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Tired Love

I read a story about a four-year old boy who was waiting with his mother in the doctor's office. They were discussing the kinds of great, earth-shaking issues that concern a four-year-old in a doctor's office. Issues such as, "What am I doing here?" and " Where's the doctor?" and "Why isn't God married?" and "Why doesn't the doctor get sick?" — things like that. Finally the little boy asked the ultimate question: "Why doesn't God ever just get tired and stop?" His mother thought for several moments. Then she said, "God is love, and love never gets tired." I think I know what that mom meant, and I would do nothing to undermine her effort to help her little boy understand how hard love will work and how far it will go. The beautiful and immortal words of 1St Corinthians 13 describe a kind of love modern America as a culture has lost touch with — "Love suffers long and is kind .... bears all things, believes all things, hopes all things, endures all things. Love never fail? (verses 4, 7-8a). But as I reflect on all that the Bible tells us about love, I think we are well within the mark to say that while true love will never quit, it does at times grow tired. Very tired. In a section of Scripture discussing the titanic difference love and hatred have on life and relationships between people, the apostle John wrote these arresting words sixty years after he witnessed Jesus suffering on the cross – By this we know love, because He laid down His life for us.  And we also ought to lay down our lives for the brethren" (1 John 3:16). Dig into the context and background from which John originally penned these words and you find that some in John's day were as confused about the true nature of love as many are today. Some, apparently in close proximity to and maybe even in the church, were not loving the brethren, and John equates that with hating. We don't have space to examine all that is behind John's statements, but I can't help but wonder if the reason some in John's day were no longer loving was because they just found it too tiring to continue? Life in the church or marriage or other human relationships can wear you out, especially when you love enough to hang in there and suffer long. Selfish love often quits long before it suffers or gets very tired.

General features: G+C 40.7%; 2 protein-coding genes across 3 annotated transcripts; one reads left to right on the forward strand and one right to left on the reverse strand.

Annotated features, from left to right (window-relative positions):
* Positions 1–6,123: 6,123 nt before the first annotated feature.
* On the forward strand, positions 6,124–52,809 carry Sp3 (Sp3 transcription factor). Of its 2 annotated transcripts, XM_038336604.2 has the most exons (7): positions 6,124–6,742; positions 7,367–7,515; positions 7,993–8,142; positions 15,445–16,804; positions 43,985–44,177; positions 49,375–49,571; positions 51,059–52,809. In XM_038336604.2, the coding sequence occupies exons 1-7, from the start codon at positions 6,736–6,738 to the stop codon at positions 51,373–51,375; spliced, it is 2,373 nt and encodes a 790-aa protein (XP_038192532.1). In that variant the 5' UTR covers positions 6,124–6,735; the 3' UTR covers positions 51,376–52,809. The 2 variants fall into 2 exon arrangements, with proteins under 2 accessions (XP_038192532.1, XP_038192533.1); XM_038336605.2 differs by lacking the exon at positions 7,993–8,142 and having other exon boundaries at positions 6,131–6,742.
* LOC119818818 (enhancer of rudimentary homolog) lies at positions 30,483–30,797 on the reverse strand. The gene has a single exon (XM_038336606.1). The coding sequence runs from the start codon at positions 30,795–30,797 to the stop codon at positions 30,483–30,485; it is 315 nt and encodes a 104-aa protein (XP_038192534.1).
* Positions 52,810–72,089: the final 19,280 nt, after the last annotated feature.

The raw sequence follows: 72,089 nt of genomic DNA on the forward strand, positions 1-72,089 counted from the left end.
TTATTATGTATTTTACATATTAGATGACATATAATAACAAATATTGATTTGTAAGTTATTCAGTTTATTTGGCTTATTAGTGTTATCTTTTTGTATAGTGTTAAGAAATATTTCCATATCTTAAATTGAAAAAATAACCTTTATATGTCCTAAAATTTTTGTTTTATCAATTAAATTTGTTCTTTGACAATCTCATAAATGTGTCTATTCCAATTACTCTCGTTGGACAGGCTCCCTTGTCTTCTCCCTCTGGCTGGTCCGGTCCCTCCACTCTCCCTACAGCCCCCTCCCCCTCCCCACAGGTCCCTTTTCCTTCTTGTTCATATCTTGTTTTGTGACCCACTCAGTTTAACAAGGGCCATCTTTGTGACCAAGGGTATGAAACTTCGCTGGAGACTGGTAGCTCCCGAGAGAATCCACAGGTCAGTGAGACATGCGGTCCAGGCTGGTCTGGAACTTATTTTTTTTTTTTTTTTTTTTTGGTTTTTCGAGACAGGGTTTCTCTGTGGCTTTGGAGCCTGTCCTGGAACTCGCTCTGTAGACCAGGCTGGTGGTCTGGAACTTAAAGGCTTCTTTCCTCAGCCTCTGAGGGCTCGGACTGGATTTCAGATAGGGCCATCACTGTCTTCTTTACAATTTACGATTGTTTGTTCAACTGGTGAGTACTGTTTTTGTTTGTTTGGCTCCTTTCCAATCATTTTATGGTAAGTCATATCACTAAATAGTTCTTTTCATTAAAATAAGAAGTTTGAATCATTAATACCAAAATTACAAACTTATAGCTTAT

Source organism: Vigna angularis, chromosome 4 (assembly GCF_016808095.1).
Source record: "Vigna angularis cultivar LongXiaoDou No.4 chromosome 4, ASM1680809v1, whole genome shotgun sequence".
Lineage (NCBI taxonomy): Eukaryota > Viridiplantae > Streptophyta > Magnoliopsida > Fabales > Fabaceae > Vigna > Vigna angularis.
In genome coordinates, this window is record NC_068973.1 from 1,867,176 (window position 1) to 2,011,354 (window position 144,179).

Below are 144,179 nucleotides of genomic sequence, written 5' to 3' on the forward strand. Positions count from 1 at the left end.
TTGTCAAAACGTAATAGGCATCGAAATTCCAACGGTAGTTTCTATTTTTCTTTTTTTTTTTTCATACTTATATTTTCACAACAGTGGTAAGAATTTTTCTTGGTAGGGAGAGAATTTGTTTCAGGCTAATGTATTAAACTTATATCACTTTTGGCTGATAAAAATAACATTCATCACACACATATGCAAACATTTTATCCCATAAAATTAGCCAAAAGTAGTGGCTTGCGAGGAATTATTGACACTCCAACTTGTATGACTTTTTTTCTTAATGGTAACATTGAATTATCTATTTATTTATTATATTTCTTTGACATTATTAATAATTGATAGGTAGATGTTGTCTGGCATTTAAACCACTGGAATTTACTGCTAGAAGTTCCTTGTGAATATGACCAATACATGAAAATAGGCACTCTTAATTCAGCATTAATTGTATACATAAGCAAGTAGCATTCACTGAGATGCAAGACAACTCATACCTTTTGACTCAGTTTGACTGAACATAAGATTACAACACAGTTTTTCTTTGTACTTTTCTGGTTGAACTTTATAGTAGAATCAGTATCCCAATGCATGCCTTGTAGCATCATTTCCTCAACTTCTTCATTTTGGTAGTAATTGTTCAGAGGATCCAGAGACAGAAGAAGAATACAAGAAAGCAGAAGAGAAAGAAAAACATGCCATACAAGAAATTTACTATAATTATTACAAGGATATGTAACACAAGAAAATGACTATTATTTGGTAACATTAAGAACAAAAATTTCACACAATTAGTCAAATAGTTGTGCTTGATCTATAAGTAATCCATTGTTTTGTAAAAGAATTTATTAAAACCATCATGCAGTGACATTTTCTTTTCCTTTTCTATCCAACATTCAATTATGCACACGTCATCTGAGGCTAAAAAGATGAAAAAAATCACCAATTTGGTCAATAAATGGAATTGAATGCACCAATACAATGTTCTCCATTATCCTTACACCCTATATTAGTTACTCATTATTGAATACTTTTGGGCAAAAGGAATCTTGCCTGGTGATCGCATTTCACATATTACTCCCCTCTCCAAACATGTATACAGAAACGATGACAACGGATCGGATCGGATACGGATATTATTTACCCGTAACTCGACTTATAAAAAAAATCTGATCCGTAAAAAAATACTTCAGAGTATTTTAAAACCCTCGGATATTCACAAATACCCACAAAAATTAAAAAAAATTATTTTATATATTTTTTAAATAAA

Years ago Brother John Gipson wrote a church bulletin article (origin unknown) entitled, "When Love Gets Tired." He began by quoting Ephesians 5:1-2 where Christians are called to "follow (imitate) God And walk in love, as Christ also has loved us and given Himself for us, an offering and a sacrifice to God for a sweet-smelling aroma." Gipson then wrote words that continue to challenge me: ". . .love is sometimes more troublesome and worrisome than wonderful, and loving others as Christ has loved us often involves the doing of some things that we really do not want to do. . . There are many things that we do not enjoy doing that must be done in the name of love: helping with the dishes, folding the laundry, disciplining the kids, and paying the bills. And even when the tasks are a lot more serious – involving real courage and sacrifice — the truth remains the same. The ultimate example was set for us 2,000 years ago. His anguished prayer in Gethsemane makes it clear that Jesus didn't love dying. But He definitely died loving." Jesus was tired by the time He died, but He loved us till His dying breath. Think about it.

Dan Gulley
Smithville church of Christ